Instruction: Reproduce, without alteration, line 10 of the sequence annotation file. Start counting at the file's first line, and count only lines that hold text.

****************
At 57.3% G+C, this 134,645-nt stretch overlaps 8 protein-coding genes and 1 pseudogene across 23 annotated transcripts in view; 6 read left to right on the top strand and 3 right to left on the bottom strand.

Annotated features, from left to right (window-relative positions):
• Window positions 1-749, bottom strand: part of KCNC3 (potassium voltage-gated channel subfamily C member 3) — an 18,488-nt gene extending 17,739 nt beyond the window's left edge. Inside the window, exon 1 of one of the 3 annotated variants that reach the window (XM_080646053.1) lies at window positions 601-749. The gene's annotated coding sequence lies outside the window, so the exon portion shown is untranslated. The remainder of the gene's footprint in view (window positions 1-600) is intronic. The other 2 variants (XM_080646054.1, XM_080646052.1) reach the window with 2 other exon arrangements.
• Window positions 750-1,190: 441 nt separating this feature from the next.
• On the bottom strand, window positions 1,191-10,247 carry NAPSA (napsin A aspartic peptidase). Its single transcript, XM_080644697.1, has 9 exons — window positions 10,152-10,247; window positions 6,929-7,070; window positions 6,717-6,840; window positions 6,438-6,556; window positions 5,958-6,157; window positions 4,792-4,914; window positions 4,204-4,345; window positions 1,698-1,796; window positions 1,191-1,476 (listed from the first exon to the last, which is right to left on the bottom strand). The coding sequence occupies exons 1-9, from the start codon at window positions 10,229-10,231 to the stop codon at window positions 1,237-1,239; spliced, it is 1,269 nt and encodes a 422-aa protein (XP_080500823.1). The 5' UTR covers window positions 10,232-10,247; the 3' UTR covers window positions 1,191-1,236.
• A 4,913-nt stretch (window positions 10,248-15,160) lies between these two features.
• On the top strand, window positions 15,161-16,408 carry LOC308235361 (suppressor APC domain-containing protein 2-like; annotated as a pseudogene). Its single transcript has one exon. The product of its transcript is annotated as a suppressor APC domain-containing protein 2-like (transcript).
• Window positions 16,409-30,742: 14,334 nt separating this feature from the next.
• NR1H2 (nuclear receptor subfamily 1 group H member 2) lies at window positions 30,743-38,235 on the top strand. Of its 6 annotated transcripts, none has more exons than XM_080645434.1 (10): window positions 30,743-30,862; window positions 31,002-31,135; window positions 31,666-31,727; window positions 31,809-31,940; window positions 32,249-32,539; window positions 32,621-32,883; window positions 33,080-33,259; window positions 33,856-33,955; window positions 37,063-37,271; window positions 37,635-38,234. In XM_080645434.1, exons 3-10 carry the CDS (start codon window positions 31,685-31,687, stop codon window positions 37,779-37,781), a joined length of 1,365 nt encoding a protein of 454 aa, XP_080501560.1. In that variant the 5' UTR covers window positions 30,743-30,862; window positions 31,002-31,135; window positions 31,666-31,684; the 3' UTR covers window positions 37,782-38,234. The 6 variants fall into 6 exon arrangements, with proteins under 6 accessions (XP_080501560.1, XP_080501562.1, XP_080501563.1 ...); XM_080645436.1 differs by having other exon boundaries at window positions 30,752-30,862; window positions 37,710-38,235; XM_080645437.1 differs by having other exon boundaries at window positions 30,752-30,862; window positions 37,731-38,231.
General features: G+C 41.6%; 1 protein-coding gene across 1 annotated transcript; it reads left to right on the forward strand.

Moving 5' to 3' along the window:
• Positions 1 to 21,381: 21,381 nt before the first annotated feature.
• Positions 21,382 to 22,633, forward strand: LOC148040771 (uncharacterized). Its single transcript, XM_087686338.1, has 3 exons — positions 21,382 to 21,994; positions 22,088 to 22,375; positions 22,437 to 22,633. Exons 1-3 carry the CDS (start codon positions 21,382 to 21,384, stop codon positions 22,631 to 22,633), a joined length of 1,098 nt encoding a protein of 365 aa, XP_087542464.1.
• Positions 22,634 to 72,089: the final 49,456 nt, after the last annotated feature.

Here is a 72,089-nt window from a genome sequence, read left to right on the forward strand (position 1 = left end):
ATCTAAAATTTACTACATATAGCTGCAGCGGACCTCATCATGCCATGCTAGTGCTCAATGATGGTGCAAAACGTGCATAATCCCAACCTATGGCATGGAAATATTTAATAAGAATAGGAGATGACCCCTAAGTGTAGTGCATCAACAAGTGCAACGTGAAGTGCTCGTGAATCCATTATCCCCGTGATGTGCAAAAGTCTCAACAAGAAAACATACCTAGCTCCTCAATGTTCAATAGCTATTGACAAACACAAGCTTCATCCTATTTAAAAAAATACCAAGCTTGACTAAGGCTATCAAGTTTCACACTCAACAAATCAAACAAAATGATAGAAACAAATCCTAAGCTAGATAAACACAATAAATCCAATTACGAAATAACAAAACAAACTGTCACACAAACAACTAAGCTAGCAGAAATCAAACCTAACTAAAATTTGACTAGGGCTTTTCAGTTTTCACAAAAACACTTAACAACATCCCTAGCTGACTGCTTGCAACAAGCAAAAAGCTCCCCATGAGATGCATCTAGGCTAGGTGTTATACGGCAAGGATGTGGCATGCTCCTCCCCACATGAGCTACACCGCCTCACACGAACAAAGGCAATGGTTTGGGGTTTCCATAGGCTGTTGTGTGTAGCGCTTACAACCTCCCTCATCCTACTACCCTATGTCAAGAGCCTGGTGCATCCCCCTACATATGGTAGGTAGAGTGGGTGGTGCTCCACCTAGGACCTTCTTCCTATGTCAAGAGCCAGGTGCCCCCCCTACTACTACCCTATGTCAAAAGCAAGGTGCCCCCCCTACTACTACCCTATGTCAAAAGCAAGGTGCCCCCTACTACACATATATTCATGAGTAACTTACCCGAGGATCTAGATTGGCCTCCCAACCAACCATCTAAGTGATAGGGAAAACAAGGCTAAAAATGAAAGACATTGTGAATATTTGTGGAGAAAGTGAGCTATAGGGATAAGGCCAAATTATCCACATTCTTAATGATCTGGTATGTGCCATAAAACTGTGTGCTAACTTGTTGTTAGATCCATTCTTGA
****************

General features: G+C 41.6%; 1 protein-coding gene across 1 annotated transcript; it reads left to right on the forward strand.